What is Digital Storytelling? | What is the Educational Value? | Click Here to See Some Examples | What Tools are Available? | Tips and Tools for Developing Projects | | Evaluating Digital Stories | Sharing Stories | | |

What is Digital Storytelling?

Storytelling is perhaps our oldest means of communication. As language developed, so did the basic need to capture and consider the human experience through story. With the recent technological explosion, we now have access to digital tools that allow us to share experience in ways like never before. No longer does it require years of experience in audio and video or graphic design to bring a story to life with multi-media. Today’s tools are easy to use and accessible to everyone with an internet connection.

In short, Digital Storytelling is using a variety of media (sound, image, video and graphics) to tell a story. That stated, it is important to clarify the word “story” as it applies here. In this context, "story" refers to assembling multimedia content with a unified purpose. It is crucial for the creator to keep this purpose in mind in planning, design and delivery of this story. Also, like all good stories, a clear beginning, middle and end are essential, and usually some sort of problem, conflict or underlying issue to help fuel the stories purpose.

What is the Educational Value?

As educators, we understand the power of storytelling to help students connect to a difficult concept or idea. We also know the significance of audio and visual media in engaging today’s “digital natives.” Digital storytelling brings these two tools together as a powerful, 21st century learning resource.

  • Teacher designed media can help students connect content by customizing stories to highlight specific curricular areas. These can also be put on the internet via teachertube, school website or wiki, so students can access them anywhere, anytime.

  • Student designed stories might take the place of the written reports to give material new life through authentic and original projects. Using images, narration and graphics, students are forced to show a rigorous and thorough understanding of a concept or idea.

Click Here to See Some Examples

What Tools are Available?

(Of course there are MANY available, but these six are great places to start and classroom tested!)

Photostory allows you to create a slideshow of still images incorporating narratino, music and text. This software is very user friendly and somewhat customizeable as far as effects go, although anyone with video editing skills may find it a bit limited. Photostory is a great tool for students to use for project based learning and anywhere information has traditionally been presented in a report format. Photostory is installed on many computers (check your programs) and is available for free download here.

Animotois a free online tool that can incorporate still images, video, text and music into a highly engaging video format. As an educator, you can visit http://animoto.com/education to apply for a passcode to give students unlimited full length videos. Otherwise, it limits length to 30 seconds unless you pay.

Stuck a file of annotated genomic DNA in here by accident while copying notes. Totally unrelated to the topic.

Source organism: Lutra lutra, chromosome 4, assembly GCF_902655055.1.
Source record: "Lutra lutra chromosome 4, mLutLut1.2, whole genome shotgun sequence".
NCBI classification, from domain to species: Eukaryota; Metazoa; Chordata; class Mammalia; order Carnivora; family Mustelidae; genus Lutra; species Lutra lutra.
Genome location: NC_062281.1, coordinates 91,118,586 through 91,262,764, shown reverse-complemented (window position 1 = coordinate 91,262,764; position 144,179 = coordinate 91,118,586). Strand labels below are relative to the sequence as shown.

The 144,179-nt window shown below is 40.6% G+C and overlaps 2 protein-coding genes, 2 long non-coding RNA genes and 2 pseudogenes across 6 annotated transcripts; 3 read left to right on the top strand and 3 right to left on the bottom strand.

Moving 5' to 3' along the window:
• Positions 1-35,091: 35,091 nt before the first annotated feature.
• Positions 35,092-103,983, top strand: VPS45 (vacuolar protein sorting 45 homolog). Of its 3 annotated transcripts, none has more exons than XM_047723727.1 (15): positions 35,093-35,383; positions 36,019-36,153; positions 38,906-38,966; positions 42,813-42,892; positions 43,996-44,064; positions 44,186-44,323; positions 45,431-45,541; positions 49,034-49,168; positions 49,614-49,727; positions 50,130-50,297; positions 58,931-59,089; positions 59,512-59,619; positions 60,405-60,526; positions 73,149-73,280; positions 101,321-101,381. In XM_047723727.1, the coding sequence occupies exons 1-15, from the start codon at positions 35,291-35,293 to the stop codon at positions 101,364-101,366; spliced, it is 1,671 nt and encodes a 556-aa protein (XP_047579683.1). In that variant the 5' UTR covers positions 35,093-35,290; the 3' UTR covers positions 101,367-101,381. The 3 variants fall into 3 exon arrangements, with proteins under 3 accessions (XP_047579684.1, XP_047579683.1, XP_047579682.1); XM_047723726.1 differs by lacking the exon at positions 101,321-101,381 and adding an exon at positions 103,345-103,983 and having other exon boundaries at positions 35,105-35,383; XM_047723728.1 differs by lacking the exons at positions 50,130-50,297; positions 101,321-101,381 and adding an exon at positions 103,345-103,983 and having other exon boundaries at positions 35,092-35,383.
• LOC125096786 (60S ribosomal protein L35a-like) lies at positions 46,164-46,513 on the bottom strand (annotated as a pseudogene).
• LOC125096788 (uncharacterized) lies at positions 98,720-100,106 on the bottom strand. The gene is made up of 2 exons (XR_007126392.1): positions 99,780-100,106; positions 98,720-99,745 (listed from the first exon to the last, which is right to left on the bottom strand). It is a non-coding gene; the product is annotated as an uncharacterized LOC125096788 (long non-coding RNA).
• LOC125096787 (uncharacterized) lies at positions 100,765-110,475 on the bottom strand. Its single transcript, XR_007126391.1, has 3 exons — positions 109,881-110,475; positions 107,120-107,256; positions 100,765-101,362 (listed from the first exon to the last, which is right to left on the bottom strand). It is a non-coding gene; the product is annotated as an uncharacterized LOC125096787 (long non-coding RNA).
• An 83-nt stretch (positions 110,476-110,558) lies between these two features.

Get some tips and read more about Animoto on **my blog**.
moviemaker.pngWindows Movie Maker
A very user friendly video editing software that can incorporate video, still images, text and video effects to create a movie. A little more customizable as far as text and video effects go. MovieMaker is installed on many computers (check your programs) and is available for free download here.

What's the difference between the above three video creation programs?

  • can include NARRATION,
  • unlimited TEXT (but be cautions of too much!)
  • Allows only for STILL PICTURES
  • Newest version is NOT compatable to what we have at school, so beware if students work at home
  • Flashier transitions than photostory
  • Online hosting of projects
  • Can incorporate still and video images
  • Includes a good database of photos and copyright free music
  • Does not allow for narration
  • Allows for very limited text per slide (which can be a good thing)
  • limited to 30 second videos, unless you request an access code for education
Movie Maker
  • Can incorporate still images and video
  • A bit more difficult to use

Audacity is a basic audio recording software that records and mixes narration, music and/or sound effects to create podcasts. Audacity is installed on many computers (check your programs) and is available for free download here.
powerpoint.pngPower Point
Not so much a “story” tool when used to project bulleted points and static images ( avoid "death by powerpoint"), but when embedded with images, video and audio, and developed with “story” focus, PowerPoint can be used to produce rather sophisticated projects.
Dipity is an online, digital timeline creator. You can embed images, video, audio and use text to lay out a story in a timeline format. Dipity is also a web 2.0 tool, so you can share your timeline.

Want more? Check out http://cogdogroo.wikispaces.com/StoryTools for 50+ tools to tell a digital story!

Tips and Tools for Developing Projects

  • A good place to start designing a class project is with any past assessment where students traditionally created a written report. Think of a digital story as a multi-media "report" that goes beyond just text to includes combinations of images, video, narration, music and text to show understanding.
  • Start with the end in mind...what curricular objectives do you want students to demonstrate?
  • Decide which tool would work the best (see below) or offer students choices.
  • Design a rubric, perhaps even involve students in this process (see tips below or sample rubrics here)
  • Give class time for RESEARCH before students begin using the programs to put together video. This time can be spent gathering, summarizing and organizing information, collecting images, and writing a script if narration is required. Image collection at school can be difficult because of the filter. Large, high resolution pictures work the best. Students can bring in images on a flashdrive from home or use the following sites:

  • Have students use a STORYBOARD to organize and plan their video
  • Frequently emphasize the need to CREATE SOMETHING WITH A PURPOSE. Make sure students know the purpose and audience for their project. This will help them create meaninful, focused, original stories instead of just random slideshows with cool pictures and music (which doesn't take much thought).